privatization

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Privatization

The transfer of government-owned or government-run companies to the private sector, usually by selling them.
Copyright © 2012, Campbell R. Harvey. All Rights Reserved.

privatization

The conversion of a public enterprise to a private enterprise. For example, a government-owned railroad or airline may undergo privatization if ownership shares of the enterprise are sold to individual and institutional investors.
Wall Street Words: An A to Z Guide to Investment Terms for Today's Investor by David L. Scott. Copyright © 2003 by Houghton Mifflin Company. Published by Houghton Mifflin Company. All rights reserved. All rights reserved.

Privatization.

Privatization is the conversion of a government-run enterprise to one that is privately owned and operated. The conversion is made by selling shares to individual or institutional investors.

The theory behind privatization is that privately run enterprises, such as utility companies, airlines, and telecommunications systems, are more efficient and provide better service than government-run companies.

But in many cases, privatization is a way for the government to raise cash and to reduce its role as service provider.

Dictionary of Financial Terms. Copyright © 2008 Lightbulb Press, Inc. All Rights Reserved.

privatization

see NATIONALIZATION VERSUS PRIVATIZATION.
Collins Dictionary of Business, 3rd ed. © 2002, 2005 C Pass, B Lowes, A Pendleton, L Chadwick, D O’Reilly and M Afferson

privatization

the denationalization of an industry, transferring it from public to private ownership. The extent of state ownership of industry depends very much on political ideology, with CENTRALLY PLANNED ECONOMY proponents seeking more NATIONALIZATION, and PRIVATE-ENTERPRISE ECONOMY advocates favouring little or no nationalization. Thus, in the UK, the wide-ranging programme of privatization embarked upon by the Conservative government in the 1980s can be interpreted partly as a political preference for the private-enterprise system.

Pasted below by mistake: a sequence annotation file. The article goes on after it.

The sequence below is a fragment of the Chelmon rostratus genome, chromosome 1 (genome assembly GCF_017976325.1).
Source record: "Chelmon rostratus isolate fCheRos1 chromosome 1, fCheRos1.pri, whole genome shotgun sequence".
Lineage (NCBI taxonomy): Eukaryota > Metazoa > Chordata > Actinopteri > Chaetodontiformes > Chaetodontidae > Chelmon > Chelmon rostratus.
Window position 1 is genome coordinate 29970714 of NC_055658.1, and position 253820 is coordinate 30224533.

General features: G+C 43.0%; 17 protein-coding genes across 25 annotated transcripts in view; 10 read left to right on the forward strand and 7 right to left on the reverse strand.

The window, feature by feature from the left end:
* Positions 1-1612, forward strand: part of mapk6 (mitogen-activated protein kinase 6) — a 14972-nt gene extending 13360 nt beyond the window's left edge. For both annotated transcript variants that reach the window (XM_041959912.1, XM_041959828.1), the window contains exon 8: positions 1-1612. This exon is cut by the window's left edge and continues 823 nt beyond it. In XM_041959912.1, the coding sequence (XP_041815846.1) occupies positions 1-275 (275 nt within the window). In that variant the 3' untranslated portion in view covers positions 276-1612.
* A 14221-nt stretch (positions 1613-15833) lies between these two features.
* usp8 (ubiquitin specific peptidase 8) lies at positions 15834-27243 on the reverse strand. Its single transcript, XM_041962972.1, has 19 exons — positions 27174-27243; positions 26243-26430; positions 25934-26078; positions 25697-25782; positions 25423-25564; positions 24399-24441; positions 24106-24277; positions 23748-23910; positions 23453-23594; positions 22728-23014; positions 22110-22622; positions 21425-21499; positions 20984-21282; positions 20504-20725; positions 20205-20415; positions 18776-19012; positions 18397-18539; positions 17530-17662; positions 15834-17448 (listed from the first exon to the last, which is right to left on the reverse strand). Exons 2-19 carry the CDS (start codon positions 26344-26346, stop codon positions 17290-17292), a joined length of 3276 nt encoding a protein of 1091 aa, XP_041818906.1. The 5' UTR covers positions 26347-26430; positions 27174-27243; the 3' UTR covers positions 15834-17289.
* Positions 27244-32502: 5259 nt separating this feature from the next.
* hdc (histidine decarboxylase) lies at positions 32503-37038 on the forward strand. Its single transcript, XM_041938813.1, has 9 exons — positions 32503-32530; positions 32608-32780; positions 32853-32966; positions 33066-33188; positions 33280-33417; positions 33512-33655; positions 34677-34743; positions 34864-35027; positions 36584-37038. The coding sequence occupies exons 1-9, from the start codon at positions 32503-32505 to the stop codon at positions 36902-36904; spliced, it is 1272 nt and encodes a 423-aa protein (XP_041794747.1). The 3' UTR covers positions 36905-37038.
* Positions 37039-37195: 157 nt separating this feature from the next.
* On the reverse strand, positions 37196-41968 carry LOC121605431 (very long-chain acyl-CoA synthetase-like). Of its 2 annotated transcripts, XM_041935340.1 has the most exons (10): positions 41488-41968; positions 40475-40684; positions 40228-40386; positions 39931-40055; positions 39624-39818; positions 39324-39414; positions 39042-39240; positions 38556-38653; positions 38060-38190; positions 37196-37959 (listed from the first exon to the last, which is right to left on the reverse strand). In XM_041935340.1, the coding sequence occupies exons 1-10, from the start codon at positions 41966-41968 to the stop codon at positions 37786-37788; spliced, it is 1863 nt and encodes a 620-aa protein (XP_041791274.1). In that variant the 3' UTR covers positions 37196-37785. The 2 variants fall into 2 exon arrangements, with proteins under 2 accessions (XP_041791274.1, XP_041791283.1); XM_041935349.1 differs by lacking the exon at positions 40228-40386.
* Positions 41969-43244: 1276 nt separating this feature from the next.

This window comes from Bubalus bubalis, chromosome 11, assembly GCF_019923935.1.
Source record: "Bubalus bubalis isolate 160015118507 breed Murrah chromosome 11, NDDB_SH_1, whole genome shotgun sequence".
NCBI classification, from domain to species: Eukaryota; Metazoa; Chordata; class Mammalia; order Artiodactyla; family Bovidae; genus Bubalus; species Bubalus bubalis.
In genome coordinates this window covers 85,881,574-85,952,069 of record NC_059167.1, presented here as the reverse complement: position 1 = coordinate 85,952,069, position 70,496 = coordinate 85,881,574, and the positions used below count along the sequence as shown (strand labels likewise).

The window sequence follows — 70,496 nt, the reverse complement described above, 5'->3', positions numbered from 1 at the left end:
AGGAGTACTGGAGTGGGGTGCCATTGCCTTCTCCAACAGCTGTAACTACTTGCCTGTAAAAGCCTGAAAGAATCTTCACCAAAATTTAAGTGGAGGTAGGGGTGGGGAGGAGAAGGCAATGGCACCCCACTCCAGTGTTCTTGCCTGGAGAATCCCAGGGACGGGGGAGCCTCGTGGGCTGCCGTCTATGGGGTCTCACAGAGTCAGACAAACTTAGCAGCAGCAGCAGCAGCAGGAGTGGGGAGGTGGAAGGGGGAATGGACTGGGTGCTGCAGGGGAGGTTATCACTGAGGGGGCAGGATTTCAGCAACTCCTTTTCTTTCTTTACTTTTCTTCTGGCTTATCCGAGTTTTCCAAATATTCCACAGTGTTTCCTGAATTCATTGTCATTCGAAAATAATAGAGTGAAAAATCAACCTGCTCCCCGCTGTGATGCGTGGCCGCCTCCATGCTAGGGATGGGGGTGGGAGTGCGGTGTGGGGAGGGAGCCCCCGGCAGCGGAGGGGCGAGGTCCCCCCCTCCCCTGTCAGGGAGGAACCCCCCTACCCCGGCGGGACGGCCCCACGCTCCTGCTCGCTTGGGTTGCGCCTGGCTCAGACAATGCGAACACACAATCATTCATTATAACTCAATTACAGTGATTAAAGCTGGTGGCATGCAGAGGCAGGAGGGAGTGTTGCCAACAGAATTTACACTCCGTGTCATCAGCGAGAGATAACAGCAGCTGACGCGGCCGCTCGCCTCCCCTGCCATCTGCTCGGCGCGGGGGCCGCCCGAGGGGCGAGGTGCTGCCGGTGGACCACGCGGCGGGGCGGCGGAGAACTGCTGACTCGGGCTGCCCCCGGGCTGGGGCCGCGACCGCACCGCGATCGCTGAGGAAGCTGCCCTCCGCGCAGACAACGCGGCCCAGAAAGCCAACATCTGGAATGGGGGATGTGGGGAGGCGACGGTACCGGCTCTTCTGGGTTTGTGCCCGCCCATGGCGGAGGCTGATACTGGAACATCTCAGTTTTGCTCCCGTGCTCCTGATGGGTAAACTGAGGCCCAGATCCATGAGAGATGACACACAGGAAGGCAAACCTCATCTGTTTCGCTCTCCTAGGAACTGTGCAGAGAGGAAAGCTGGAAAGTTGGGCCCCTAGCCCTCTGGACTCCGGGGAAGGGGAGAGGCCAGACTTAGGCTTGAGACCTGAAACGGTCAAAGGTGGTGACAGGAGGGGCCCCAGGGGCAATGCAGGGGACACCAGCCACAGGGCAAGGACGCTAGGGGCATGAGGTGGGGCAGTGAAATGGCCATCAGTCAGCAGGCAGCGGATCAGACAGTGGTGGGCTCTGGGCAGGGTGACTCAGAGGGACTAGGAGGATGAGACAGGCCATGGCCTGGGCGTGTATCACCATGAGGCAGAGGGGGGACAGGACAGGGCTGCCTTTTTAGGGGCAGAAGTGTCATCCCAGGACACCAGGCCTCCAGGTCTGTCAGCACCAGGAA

Advocates of privatization, however, also espouse the economic virtues of free enterprise over state control. Specifically they argue that firms that are left to fend for themselves in a competitive market environment are likely to allocate resources more efficiently and to meet changing consumers’ demands more effectively than a bureaucratic state monopolist (see PRICE SYSTEM).

In this regard, it is pertinent to distinguish between industries that can be considered NATURAL MONOPOLIES and those where, in theory, a more fragmented industrial structure could be recreated. In the former category come those industries, such as gas and electricity distribution, railway and telephone services, where ECONOMIES OF SCALE are so great that only a monopoly supplier is in a position to fully maximize supply efficiency. There could be a serious loss of efficiency through unnecessary duplication of resources if these activities were to be fragmented. The alternative of a private-enterprise MONOPOLY is not appealing either, critics argue, because of the dangers of monopolistic abuse.